Growing a micro-cap public company can be very difficult. Many approach growing a micro-cap public company the same way they would a start-up. While organic business growth is important, it is usually too slow and expensive for a micro-cap public company.
In my experience, the best way to grow a micro-cap public company is through acquisitions. Micro-caps are basically designed for growth through M&A. In a previous post, I compared a micro-cap public company to a Ferrari and M&A to the open highway.
Some of you reading this might be thinking; “how could anyone compare a micro-cap to some of the finest luxury sports cars in the world?” If you are one of those readers, your question is probably a result of watching directionless drivers attempt to drive their Ferraris through the mud. By driving through the mud I mean, trying to grow a micro-cap public company like a private business.
There are numerous examples of micro-caps succeeding by growing through acquisitions (if you don’t want to take my word for it, check out the companies that “uplisted” from the OTC to a senior exchange last year). In this post I will explain why, in my opinion, M&A Is The Best Way To Grow A Micro-Cap Public Company.
M&A Is The Best Way To Grow A Micro-Cap Public Company for 5 reasons; transparency, equity currency, accretion, capital markets, and net operating losses.
Transparency – Whether SEC reporting or meeting an alternative reporting standard, public companies are required to maintain a relatively high level of transparency. From PCAOB audited financials to timely disclosure requirements, public companies (big and small) are held to a higher standard than private companies. While complying with these requirements can be burdensome (as many of you know), compliance also provides sellers and investors with a certain level of comfort. Sellers (receiving notes and/or stock as part of the purchase price), equity investors, and lenders can be confident in publicly available information regarding the acquirer and know that the acquirer will continue to meet important transparency standards in the future. Transparency encourages sellers to require less cash up front and lenders/investors to provide greater funding under better terms.
Equity Currency – Because public companies (should) have stock that is liquid with a third party (market) valuation, stock can be used to pay for part or all of an acquisition. In theory, stock in a public company can easily be sold for cash affording sellers the opportunity to take stock for future upside while maintaining the option to liquidate at any time. In fact, nearly 20% of M&A transactions in 2015 were all stock transactions. It’s much more difficult for private companies (especially smaller private companies) to use stock for acquisitions because sellers will need to wait for a liquidity event (IPO or acquisition) to turn their stock into cash and the valuation of a private acquirer’s stock is much more abstract.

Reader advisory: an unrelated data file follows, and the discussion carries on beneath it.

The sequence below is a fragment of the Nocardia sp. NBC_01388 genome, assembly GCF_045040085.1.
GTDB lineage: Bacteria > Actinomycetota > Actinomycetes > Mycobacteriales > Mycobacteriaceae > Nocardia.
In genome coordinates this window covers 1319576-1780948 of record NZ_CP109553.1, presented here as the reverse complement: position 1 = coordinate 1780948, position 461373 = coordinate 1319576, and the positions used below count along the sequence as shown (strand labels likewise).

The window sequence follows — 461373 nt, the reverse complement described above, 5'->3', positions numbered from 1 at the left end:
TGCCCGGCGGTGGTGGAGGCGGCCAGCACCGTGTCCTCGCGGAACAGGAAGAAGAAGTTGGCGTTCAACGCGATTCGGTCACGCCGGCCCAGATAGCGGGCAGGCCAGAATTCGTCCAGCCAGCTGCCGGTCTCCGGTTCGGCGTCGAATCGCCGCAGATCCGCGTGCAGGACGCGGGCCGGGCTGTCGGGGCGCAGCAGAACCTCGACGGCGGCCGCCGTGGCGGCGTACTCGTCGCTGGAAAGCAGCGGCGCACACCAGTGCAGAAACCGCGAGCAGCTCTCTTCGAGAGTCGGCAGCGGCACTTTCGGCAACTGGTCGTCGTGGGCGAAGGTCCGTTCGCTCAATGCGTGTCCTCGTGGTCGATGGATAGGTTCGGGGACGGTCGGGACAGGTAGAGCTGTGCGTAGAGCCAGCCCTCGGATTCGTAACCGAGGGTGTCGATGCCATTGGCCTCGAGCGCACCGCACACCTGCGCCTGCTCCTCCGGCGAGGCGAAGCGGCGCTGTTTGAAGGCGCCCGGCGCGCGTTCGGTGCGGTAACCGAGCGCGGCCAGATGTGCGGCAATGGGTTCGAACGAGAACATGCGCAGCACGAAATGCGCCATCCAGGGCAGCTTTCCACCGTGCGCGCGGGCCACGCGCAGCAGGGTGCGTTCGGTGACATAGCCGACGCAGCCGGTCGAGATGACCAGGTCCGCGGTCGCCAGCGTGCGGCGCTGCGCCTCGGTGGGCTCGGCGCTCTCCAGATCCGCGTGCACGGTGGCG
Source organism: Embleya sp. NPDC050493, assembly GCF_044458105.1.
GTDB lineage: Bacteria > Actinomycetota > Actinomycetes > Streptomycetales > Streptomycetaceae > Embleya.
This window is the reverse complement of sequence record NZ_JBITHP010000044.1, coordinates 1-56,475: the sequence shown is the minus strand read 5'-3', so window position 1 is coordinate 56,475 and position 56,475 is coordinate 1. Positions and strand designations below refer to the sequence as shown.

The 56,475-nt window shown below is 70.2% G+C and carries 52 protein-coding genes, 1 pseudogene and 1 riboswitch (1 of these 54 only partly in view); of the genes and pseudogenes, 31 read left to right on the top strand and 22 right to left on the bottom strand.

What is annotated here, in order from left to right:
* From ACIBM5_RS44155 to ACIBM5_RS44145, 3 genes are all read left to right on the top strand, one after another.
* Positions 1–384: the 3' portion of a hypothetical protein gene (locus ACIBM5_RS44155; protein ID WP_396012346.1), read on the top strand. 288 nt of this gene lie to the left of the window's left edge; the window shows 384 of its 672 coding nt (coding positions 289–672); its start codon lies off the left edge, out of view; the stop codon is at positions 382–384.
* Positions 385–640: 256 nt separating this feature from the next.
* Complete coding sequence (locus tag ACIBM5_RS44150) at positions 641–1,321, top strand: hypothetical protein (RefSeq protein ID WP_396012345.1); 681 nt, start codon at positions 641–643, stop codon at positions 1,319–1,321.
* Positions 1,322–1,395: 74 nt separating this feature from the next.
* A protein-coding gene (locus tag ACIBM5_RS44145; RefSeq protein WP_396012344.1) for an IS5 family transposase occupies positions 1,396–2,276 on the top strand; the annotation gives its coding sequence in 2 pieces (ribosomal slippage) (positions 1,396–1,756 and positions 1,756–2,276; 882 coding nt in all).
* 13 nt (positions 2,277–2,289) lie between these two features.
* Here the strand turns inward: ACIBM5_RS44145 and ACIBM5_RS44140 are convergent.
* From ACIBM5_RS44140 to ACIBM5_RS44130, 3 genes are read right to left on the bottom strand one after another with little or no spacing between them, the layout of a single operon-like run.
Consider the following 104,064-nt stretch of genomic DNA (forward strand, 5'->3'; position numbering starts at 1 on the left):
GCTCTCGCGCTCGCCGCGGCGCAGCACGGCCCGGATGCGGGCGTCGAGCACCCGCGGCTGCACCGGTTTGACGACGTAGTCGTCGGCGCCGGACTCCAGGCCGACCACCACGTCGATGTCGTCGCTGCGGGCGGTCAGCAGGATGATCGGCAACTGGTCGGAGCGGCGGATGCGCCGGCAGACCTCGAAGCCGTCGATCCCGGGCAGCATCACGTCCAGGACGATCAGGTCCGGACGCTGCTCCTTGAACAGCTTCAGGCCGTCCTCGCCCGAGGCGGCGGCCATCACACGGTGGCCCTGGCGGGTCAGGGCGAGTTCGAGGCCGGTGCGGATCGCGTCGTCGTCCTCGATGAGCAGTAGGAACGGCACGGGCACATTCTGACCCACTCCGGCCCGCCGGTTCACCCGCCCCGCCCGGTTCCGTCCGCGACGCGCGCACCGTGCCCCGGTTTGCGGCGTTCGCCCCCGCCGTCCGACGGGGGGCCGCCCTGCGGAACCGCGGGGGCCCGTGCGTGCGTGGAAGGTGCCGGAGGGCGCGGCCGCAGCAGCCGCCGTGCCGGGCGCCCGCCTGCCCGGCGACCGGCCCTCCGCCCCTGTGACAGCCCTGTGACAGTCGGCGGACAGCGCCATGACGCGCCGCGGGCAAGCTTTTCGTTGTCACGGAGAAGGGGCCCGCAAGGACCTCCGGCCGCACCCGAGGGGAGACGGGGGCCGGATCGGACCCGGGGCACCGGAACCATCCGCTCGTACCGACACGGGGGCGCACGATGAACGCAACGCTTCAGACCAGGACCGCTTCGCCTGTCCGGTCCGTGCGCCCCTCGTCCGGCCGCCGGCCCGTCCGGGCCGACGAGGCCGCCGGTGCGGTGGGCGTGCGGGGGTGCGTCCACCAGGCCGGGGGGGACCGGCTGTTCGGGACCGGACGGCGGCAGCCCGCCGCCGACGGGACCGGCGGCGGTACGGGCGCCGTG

Accretion – Micro-cap public companies, with exciting growth stories, often have stronger valuations than comparable private companies. Stronger multiples mean companies can acquire private companies at lower valuation multiples and receive a higher valuation on the newly acquired business in the public market (a/k/a: accretive acquisition).
Capital Markets – Access to the capital markets (and the liquidity and valuations they provide) let public companies raise more equity capital faster, and at higher valuations, than comparable private companies. Combining equity capital with stock consideration, seller notes, and traditional acquisition financing; micro-cap acquirers can complete larger acquisitions faster and for a smaller percentage of equity.
Net Operating Loss – While a net operating loss (“NOL“) may be considered a bad thing because they are a result of a business losing money, in many cases NOL’s can be used to offset taxes on future profits (including the profits of acquired businesses). Micro-caps with long operating histories, high legal/accounting/compliance expenses, and little revenue can often offset the tax bills of profitable targets. By levering past losses a micro-cap acquirer can increase the bottom line of a profitable target once acquired thus increasing its own bottom line.
Those are the 5 reasons why (I believe) M&A is the best way to grow a micro-cap public company. Next time you see a someone lost in the woods with their micro-cap Ferrari, do them a favor and direct them to the M&A highway.
Do you think M&A is the best way to grow a micro-cap public company? Do you have a better strategy? Please comment and share!
Ben Kotch is a managing director and investment committee member at Acquis Capital, LLC, a private investment firm that specializes in acquisition funding. He has extensive experience with both private and public companies. Ben graduated with an economics degree from Bentley University where he concentrated in entrepreneurship and law.
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